Just outside of Atlanta, in the city of East Point, Georgia, there's a church that wants its high praise to be high-tech.
When the Impact Church was first established in 2007, it held its services in a middle school. The church has since converted a former meat-packing warehouse into a technologically-advanced tabernacle that offers three different one-hour-long services every Sunday. The church has 2,000 IRL worshippers plus another 1,000 via the church's live stream; services are filmed by multiple cameras, one of which is sometimes flying around the building attached to a drone.
Judging from the number of news reports in which it has appeared, one might assume that the church loves media attention almost as much as the holy spirit. Its attempts to stay on the cutting edge of technology and pop culture have led to profiles in CNN, The Atlantic and the Huffington Post, among others. The Atlantic was impressed by lead pastor Olu Brown incorporating themes from the hit TV show Scandal into his sermon. The Huffington Post reported that millennials in the congregation preferred paying their tithes via an electric kiosk in the lobby rather than dropping bills in the offering plate — because who carries cash nowadays?
But it's 2015, and the church doesn't have to rely on traditional media for attention; it can create its own. The church has an Instagram, a Twitter account and a Facebook page. Podcast versions of its sermons are available on iTunes. And the church’s Vimeo account has over 600 uploads. The subject matter of the videos varies. There's a heavy-hitting PSA-style video about gun control in America, which served as a prompt for the church’s scholarship competition, paired with this lighthearted video spoof of a Lincoln Car commercial, used to tell the story of why creating a place that “does church differently” was important.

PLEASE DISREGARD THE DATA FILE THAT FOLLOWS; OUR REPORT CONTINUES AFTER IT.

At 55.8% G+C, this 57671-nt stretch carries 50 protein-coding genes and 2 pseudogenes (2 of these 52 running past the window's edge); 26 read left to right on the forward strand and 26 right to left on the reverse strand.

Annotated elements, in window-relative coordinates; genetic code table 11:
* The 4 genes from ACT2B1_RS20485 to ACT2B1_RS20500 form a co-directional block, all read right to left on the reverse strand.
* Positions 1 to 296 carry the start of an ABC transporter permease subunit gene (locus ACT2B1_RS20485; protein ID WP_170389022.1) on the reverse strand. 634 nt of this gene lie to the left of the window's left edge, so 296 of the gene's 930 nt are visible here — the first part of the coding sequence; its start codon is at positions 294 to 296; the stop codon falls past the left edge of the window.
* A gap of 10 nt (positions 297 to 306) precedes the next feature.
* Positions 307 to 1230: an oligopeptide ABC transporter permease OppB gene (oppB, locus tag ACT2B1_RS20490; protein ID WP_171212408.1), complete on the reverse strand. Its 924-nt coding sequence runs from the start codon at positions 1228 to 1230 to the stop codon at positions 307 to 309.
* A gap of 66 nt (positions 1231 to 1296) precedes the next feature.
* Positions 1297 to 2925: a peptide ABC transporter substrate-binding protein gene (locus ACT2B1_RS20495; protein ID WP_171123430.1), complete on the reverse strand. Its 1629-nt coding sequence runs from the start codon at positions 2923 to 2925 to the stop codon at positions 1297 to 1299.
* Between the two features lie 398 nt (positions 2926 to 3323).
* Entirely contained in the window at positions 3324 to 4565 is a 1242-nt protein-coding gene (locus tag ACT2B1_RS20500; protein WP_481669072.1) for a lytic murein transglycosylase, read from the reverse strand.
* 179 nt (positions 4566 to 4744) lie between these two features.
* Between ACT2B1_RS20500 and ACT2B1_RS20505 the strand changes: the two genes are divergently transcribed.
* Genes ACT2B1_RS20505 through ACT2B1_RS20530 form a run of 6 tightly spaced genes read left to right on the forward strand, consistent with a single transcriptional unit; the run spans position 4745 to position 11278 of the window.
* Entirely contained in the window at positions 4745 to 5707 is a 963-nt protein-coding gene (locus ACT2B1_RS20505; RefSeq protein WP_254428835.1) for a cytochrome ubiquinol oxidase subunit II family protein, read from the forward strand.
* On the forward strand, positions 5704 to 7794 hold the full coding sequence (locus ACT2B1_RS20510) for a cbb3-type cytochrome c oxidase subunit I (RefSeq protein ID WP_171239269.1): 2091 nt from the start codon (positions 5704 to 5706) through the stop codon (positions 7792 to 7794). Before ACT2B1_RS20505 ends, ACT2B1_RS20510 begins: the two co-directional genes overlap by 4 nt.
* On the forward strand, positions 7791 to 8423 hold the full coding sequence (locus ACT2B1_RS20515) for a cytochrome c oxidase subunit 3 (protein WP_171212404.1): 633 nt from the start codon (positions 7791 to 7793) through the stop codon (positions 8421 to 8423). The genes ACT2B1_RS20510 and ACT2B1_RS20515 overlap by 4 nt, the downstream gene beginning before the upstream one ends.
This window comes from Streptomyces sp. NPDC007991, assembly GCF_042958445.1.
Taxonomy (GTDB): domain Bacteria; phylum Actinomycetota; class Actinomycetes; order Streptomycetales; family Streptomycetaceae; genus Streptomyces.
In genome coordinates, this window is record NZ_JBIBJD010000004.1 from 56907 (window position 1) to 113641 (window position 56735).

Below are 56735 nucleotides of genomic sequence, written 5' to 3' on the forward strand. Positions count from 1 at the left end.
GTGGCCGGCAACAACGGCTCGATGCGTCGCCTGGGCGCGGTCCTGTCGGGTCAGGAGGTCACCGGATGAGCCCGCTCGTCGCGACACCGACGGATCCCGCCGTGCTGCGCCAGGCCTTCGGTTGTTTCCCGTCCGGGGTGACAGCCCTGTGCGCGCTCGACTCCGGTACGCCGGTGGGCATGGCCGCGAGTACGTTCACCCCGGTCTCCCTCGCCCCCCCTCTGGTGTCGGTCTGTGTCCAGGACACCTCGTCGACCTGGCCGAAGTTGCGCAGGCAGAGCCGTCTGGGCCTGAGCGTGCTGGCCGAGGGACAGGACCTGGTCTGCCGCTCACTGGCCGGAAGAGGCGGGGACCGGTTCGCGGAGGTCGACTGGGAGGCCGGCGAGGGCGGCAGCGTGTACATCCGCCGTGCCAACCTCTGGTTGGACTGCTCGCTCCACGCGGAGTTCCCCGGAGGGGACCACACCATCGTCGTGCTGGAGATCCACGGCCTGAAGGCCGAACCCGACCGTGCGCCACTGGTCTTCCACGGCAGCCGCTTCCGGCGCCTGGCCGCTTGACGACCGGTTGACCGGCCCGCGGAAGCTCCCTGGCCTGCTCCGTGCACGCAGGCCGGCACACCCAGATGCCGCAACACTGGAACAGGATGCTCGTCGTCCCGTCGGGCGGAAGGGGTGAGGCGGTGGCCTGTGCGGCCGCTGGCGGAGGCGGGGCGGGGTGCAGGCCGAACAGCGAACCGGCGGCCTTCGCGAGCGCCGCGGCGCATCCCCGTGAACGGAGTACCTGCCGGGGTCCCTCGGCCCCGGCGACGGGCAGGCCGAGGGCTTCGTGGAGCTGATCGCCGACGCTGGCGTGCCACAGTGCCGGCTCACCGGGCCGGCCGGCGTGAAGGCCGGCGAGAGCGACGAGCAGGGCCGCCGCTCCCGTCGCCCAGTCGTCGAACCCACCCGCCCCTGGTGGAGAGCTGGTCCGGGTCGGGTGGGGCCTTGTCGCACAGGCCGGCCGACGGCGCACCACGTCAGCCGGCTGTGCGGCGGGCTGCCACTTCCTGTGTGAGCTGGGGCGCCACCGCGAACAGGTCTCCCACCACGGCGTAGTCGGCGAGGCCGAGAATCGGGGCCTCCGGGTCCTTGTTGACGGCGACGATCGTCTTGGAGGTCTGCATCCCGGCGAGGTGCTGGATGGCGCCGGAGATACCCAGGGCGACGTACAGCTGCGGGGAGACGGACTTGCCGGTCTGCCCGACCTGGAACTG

Andre Barnes, the Impact Church's technology director, has played a major role in these social media deployments. “Most churches are the last place to get technological advances,” said Barnes. But he believes his church's deployments have been a great recruiting tool. He speaks highly of the church’s colorful kids zone, where the walls are painted as bright as suits on Easter Sunday, and the café where attendees can get a latte and watch football highlights on a flat-screen prior to Sunday service. Next up, Barnes says that the church is looking forward to taking advantage of the Google Fiber rollout in Atlanta metropolitan area—one of three areas in the South that Google is expanding to this year.
The church's tech-savvy approach has helped it draw in congregants. "The thing that got my attention was the use of tech," said Vanessa Boyd who has been a member since December 2008. "They use cutting edge technology. Although it's small, nothing looks homemade. Everything looks fresh."
Boyd, who works in the medical-tech field, can still remember her very first time in Impact Church. "They had this awesome presentation on the yearly financials." Boyd exclaimed. "I had never known a church to have that level of transparency. That level of data!"
She said the professional presentation made her feel as if she were at a "Google or Apple board meeting".
When asked if there were any drawbacks to all of this high-tech hoopla in the house of the Lord, Boyd said, "We started out in a middle school, and were at the mercy of their internet [connection]. When we went to live streaming, it wasn't always consistent." But now with the new venue, things are usually smooth. Boyd also pointed out that the church is under the mercy of a self-imposed hurdle, "The downside is that the bar is raised so high, we have to meet that." She said that the church gives people "that wow impression," and now it's a challenge to maintain that.
They're working on it, though. Videos of the church show TV monitors in the bathroom stalls. Movie-theater-sized screens project the pastor in the sanctuary. The facility the church is housed in doubles as an event center; NBC has used it for filming the show Constantine.
One might think this technology would distract people from getting in touch with God, but Barnes says that’s not the case. In fact, he believes that technology has allowed people inside the church to spread the gospel on Sundays. “We ask people to tweet and Facebook in church because you reach more people,” said Barnes during a phone conversation. “During the week, you’re using technology. How fair is it for us to ask you to put it away?”
He says that one of the benefits of this union of religion and tech-culture is a closure in the generation gap within the church. “Younger and older generations are able to worship as families again,” said Barnes.
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